I was jolted out of my "Dad-of-the-Year" reverie. "I still don't get why you're telling me about this, Milt. Did Beckwirth go to Barry Dutton?"
Ladowski's mouth straightened out, making a horizontal line that perfectly displayed his displeasure. His face doesn't look so good when he's smiling, so you can imagine. "Our esteemed chief of police has made some inquiries. Gary and Barry don't get along very well."
"That's the title of a children's book, isn't it? Gary and Barry Don't Get Along Very Well, by Dr. Seuss?"
"You're very amusing."
"I'm a goddam riot, to tell you the truth, but I'm still not a private detective. So Beckwirth thinks the cops aren't doing enough to find his wife. So fine. So go out and hire yourself an investigator to, uh, investigate. And why are you dealing with this, anyway? Did the borough hire you to ask freelance writers why a woman gets out of bed in the middle of the night and doesn't come back? Our first two questions almost always are going to be: 'When's the deadline? And how much per word?'"
Ladowski didn't like the way this conversation was going, but he had expected it. He'd known me a long time. Hell, everybody in this town knew everybody else a long time. Half of them went to high school together. I'd been living here nine years, and they still considered me the "new guy." Nobody ever left Midland Heights. Except, it seemed, Madlyn Beckwirth.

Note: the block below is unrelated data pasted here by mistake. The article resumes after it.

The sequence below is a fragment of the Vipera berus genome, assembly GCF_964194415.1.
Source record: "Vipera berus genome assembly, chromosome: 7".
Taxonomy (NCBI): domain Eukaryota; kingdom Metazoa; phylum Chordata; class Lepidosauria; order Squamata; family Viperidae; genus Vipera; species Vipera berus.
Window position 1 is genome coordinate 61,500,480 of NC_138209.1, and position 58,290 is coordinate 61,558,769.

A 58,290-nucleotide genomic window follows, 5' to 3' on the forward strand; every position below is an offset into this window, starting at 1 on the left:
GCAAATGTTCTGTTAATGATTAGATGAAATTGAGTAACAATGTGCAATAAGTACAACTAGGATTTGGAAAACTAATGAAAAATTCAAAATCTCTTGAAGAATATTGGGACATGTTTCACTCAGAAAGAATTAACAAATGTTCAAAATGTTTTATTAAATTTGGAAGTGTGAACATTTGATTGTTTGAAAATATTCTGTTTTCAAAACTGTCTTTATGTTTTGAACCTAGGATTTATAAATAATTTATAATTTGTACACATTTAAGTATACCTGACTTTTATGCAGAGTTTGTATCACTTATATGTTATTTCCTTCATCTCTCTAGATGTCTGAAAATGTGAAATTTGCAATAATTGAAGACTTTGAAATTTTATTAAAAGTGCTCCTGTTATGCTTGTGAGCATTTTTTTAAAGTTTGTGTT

Milt stood up, to better emphasize the difference in our height. In other words, he has some. I'm 5'4", and pretend I'm 5'5" when I want to intimidate someone. Ladowski, on the other hand, is about 5'10". But it's not like I notice height.
"Gary asked me to look into it because I'm his attorney, and his friend. I'm not handling this for the borough, I'm doing it for Gary. He's too upset right now to deal with people much. And he doesn't want a private detective. He wants someone who knows the people in this town and how it works. We don't have any private investigators living and working in Midland Heights."
"No, but we have more social workers, therapists, and shrinks per capita than any other square mile of property in the known universe. Come to think of it, a shrink would probably be a better fit for Beckwirth right now than a freelancer."